Re: Memory leak in function using dynamic programming

*To*: mathgroup at smc.vnet.net*Subject*: [mg18431] Re: [mg18341] Memory leak in function using dynamic programming*From*: David Withoff <withoff at wolfram.com>*Date*: Wed, 7 Jul 1999 00:11:20 -0400*Sender*: owner-wri-mathgroup at wolfram.com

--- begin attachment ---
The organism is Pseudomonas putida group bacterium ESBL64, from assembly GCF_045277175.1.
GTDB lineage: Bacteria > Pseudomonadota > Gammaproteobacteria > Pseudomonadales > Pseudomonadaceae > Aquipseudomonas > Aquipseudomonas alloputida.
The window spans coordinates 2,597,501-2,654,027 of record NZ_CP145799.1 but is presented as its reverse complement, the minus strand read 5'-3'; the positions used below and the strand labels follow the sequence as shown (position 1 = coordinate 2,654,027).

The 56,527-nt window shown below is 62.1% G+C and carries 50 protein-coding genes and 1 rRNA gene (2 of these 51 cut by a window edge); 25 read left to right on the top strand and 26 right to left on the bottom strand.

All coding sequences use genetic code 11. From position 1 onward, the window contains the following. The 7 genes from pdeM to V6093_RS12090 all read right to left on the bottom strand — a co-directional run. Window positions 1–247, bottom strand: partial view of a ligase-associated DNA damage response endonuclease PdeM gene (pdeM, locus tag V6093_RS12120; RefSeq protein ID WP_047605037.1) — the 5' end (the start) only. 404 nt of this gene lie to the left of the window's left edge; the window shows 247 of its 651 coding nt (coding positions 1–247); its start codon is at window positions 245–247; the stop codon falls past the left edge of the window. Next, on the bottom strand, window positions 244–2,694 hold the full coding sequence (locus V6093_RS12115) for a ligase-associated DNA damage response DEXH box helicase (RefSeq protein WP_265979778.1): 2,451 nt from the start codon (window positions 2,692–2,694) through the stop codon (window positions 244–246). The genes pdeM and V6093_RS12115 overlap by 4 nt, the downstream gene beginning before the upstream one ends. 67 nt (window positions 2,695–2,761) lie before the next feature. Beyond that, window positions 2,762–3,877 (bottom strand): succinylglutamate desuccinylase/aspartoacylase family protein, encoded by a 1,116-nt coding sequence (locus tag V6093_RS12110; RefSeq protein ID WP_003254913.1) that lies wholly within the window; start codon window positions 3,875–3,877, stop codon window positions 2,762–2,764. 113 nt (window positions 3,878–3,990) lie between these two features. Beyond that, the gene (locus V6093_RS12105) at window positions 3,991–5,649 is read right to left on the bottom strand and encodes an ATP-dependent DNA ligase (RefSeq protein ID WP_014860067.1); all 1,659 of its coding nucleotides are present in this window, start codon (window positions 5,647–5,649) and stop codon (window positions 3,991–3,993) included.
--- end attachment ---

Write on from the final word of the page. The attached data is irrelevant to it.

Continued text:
> In[1]:= > memTest1[] := > Module[ > {p, aj}, > p[j_] := p[j] = Array[Random[]&, 1000]; > aj[j_] := (p[j].p[j]); > Plus@@Table[aj[j], {j, 1, 20}] > ] > > Calling this function consumes 166kBytes of memory each time the function > is called. > > In[2]:= > mem1 = MemoryInUse[]; > > In[3]:= > SeedRandom[11]; memTest1[] > > Out[3]= > 6670.45 > > In[4]:= > MemoryInUse[] - mem1 > > Out[4]= > 166596 > > It seems that Mathematica cannot retrieve the memory used in the dynamic > assignment when the function which uses dynamic programming is mentioned in > the definition of another function (the function aj[j_] in the above > example). > > If the value of this function is cleared before the function exits, the > memory occupied by the local variables is retrieved as expected. > > In[5]:= > memTest2[] := > Module[ > {p, a, aj}, > p[j_] := p[j] = Array[Random[]&, 1000]; > aj[j_] := (p[j].p[j]); > a = Table[aj[j], {j, 1, 20}]; > Clear[aj]; > Plus@@a > ] Yes, the recommended way to retrieve the memory in this example is to clear the local rules, as your definition of memTest2. Module doesn't clear rules for local symbols automatically. It just sets the Temporary attribute so that local symbols (and their rules) will be removed if they aren't being used elsewhere. If local symbols are used elsewhere, such as when Module is used to construct other rules, then it is important that rules for the local symbols not be cleared, which is why Module doesn't clear them automatically. (One could argue that people ought not to use Module in that way, but that is a separate issue.) In any case, if you don't want the rules for the local symbols, and they aren't removed automatically, the recommended solution is to clear them yourself. This effect is not related to dynamic programming (caching of rules). The essential characteristic of this example that makes memory retrieval difficult is the use of nested rules: one local symbol (p) with a rule is used in a rule for another local symbol (aj). The only effect of caching is to make the unretrieved memory bigger. The memory still wouldn't be retrieved, even without caching. The explanation for this effect is actually quite simple. Mathematica will only retrieve memory if that memory is not being used. Since p is used in the rule for aj, p can only be removed when aj is cleared. The aforementioned reason that Module doesn't clear rules for local symbols automatically only applies when those rules are used outside of the Module. In this example, since the only use of the symbol to be cleared is in a rule for another local symbol in the same Module, one could argue that both symbols should be cleared and removed. That is a viable argument. Perhaps a facility for doing that will be added in some future version of Mathematica, if someone can figure out a way to track down all of those nested rule references efficiently. In the meantime, the recommended solution is to clear the rules yourself. Some rules for local symbols are cleared automatically. For example, if you simply reverse the order of the local variables in memTest1 (that is, use {aj, p} as the local variable list rather than {p, aj}), then this memory will also be retrieved. The reason for this curious behavior is that Module goes through the variable list in order and removes symbols that aren't being used. It can't remove p, because p is being used in the rule for aj. It can, however, remove aj, so if aj is removed first, then p will also be removed. That observation is a curiosity rather than a recommendation, however. The recommendation is to clear the local rules, as you did, or to redesign the program so that rules for local symbols aren't needed. Dave Withoff Wolfram Research

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